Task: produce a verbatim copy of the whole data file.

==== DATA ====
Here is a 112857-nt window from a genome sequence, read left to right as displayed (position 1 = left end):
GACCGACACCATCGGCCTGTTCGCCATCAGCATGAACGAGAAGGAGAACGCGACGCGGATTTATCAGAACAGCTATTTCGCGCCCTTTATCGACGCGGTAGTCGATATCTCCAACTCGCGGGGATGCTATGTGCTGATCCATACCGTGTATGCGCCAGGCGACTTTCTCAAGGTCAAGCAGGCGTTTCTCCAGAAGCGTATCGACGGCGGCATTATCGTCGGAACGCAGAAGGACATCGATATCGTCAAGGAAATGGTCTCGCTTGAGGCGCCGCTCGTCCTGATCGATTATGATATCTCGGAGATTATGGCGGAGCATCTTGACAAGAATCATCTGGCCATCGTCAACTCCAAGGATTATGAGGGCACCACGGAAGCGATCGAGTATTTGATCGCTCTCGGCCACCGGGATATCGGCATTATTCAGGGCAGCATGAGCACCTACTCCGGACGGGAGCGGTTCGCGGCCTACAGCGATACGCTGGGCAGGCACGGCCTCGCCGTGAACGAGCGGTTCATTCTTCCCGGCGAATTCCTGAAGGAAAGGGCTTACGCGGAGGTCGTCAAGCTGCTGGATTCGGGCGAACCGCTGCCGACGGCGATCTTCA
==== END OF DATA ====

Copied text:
Here is a 112857-nt window from a genome sequence, read left to right as displayed (position 1 = left end):
GACCGACACCATCGGCCTGTTCGCCATCAGCATGAACGAGAAGGAGAACGCGACGCGGATTTATCAGAACAGCTATTTCGCGCCCTTTATCGACGCGGTAGTCGATATCTCCAACTCGCGGGGATGCTATGTGCTGATCCATACCGTGTATGCGCCAGGCGACTTTCTCAAGGTCAAGCAGGCGTTTCTCCAGAAGCGTATCGACGGCGGCATTATCGTCGGAACGCAGAAGGACATCGATATCGTCAAGGAAATGGTCTCGCTTGAGGCGCCGCTCGTCCTGATCGATTATGATATCTCGGAGATTATGGCGGAGCATCTTGACAAGAATCATCTGGCCATCGTCAACTCCAAGGATTATGAGGGCACCACGGAAGCGATCGAGTATTTGATCGCTCTCGGCCACCGGGATATCGGCATTATTCAGGGCAGCATGAGCACCTACTCCGGACGGGAGCGGTTCGCGGCCTACAGCGATACGCTGGGCAGGCACGGCCTCGCCGTGAACGAGCGGTTCATTCTTCCCGGCGAATTCCTGAAGGAAAGGGCTTACGCGGAGGTCGTCAAGCTGCTGGATTCGGGCGAACCGCTGCCGACGGCGATCTTCA